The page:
Terry Pugh from Tairgwaith
Terry has built a robot which he takes into schools to teach children about energy, forces and the science of power! And he knows what he’s talking about, having worked as a mechanical fitter in the collieries for 16 years. After the pitclosures, he retrained as a Medical Electronics Engineer and worked at Prince Philip Hospital. He was one of the first members of Awel Co-op. “I worked for years in the coal industry, but renewables are the future. Not only are we making clean energy” he says, “but you feel you’re doing a bit of good for the community. ”
Jan Jones from Alltwen
Jan was a primary school teacher before settling in Alltwen 30 years ago. She went on to co-run the King Street Gallery co-op in Carmarthen for many years, making and selling her own ceramics and glass. She’s campaigned all her life to do things that will save our planet because, as she points out, ‘we’ve only got one’; things like breaking into nuclear power stations, and sitting in front of trucks. ‘I’ve never invested in anything before’ she says, ‘but as soon as I heard about Awel, I didn’t hesitate to join. I get to help build wind turbines that don’t pollute the earth and I get a return on my money!’
Clare Ford from Cilybebyll
Clare was given shares in Awel as a Christmas present. “I love having shares in a windfarm” she says, “Especially a community windfarm where the money is reinvested locally.” She’s a passionate vegetable grower and an active cyclist, enjoying the steep Welsh hill climbs. She moved here 25 years ago as a single parent and settled in the community. She works as a physiotherapist in Morriston Hospital, and says about her job that “it’s a privilege to be invited into people’s lives.”
Anna and Nigel Smith from Brynaman
Anna and Nigel have lived in Brynaman most of their lives. They run a local business buying and selling vintage things. They upcycle, they repair, they create. Nigel is into cars and motorbikes, well, anything on wheels. Anna sews, crochets and gardens. They love camping and long walks with their family, “preferably by rivers, waterfalls and trees” Anna says. “We believe in renewables, love the idea of local windfarm and felt we could be part of Awel because it was local, not some faceless multinational corporation. And by the way”, she adds, “we’ve named them Windy Miller and Gustavia”.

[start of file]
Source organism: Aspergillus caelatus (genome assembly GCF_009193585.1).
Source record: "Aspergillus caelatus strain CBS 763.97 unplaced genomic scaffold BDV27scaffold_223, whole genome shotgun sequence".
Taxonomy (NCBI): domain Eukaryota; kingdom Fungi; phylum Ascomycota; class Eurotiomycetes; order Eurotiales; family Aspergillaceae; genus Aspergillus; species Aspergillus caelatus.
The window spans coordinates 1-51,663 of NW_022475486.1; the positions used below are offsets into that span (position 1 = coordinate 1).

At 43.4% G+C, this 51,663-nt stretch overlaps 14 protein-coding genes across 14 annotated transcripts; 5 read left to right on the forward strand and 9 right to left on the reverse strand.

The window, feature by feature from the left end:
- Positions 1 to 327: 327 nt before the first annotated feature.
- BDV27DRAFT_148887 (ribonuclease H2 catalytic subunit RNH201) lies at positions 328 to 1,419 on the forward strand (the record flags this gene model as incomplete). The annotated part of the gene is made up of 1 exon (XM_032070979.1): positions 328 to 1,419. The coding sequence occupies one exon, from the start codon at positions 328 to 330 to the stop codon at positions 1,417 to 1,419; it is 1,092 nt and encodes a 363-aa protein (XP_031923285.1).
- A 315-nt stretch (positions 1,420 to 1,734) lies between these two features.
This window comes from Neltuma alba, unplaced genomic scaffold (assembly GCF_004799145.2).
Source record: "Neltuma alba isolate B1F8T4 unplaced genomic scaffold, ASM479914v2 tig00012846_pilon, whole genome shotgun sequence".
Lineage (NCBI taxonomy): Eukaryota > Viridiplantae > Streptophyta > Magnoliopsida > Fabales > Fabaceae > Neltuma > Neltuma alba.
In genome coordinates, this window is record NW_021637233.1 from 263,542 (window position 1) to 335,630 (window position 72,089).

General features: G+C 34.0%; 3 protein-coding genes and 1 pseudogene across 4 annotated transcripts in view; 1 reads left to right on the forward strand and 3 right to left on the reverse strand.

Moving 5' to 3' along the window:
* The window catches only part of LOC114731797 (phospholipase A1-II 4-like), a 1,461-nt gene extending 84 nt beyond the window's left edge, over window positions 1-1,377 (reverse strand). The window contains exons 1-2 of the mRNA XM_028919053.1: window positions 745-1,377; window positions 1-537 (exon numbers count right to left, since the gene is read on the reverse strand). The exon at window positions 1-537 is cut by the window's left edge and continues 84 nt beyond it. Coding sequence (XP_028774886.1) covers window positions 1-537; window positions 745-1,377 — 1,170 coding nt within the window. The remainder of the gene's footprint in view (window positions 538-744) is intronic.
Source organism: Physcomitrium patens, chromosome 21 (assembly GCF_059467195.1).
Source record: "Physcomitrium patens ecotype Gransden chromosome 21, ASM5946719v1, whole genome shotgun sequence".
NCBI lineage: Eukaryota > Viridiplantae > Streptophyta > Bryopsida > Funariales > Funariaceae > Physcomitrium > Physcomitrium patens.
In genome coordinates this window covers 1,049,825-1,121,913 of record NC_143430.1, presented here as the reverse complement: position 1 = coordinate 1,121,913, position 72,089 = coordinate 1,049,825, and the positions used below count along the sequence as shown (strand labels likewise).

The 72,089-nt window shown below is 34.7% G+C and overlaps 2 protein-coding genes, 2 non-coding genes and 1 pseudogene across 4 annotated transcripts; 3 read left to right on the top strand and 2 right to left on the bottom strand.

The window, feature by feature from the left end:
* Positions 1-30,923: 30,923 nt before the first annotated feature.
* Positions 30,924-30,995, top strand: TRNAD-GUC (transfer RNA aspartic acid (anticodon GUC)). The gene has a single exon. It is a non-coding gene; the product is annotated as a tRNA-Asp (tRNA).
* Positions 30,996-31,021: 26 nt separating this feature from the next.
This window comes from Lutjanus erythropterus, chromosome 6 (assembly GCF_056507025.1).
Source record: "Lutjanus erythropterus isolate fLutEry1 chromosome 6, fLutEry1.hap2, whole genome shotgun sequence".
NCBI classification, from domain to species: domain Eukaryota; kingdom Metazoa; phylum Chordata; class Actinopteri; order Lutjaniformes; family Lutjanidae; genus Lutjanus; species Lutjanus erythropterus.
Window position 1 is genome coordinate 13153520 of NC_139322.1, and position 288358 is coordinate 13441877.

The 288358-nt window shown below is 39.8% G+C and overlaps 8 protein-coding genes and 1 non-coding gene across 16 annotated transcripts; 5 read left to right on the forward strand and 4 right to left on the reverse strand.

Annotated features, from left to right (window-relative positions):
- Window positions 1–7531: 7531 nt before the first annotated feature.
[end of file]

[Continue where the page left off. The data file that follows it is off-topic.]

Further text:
Joseph and Zoe Pearce from Pontardawe
Joseph, Zoe and Millie, their Cocker Spaniel, moved to Pontardawe 3 years ago. Joe is a Marine Surveyor and Zoe is a Translator. They wanted to be closer to work and to the mountains where they love walking Millie. “We invested in Awel as soon as we heard about it”, Joseph says. “We are both very eco thinking, we have an electric car and 100% green energy tariffs but the idea of community run generation really appealed to us and we hope that the model at Awel is a starting block for many more to come!”
Catrin Campbell from Brynaman
Catrin has lived her whole life in the Amman Valley. She is Head of Geography at Ysgol Dyffryn Aman where she has worked for the past 18 years. “As a Geography teacher I am aware of the recent changes in supply of and demand for energy” she says, “as well as the importance of finding a sustainable energy sources for the future that can also benefit the community”. She has invested in Awel Co-op for her son. He is 7 years old and is keen to know if part of the wind turbine has his name on it!
Linda Bentham from Gwaun cae Gurwen
Linda settled in Gwaun cae Gurwen 5 years ago. She worked for Jobcentre Plus for 27 years, and said the best aspect of the job was helping people. She is now a volunteer librarian at the community library Y Lolfa and is about to become a Community Councillor. “I am opposed to fracking” she says and believes wind energy is a way to tackle climate change. “I smile every time I drive into the village and see our turbines turning. I only have a small share, but love it that the cost of a share makes being part of this open to so many people.”
Colin Jones from Brynaman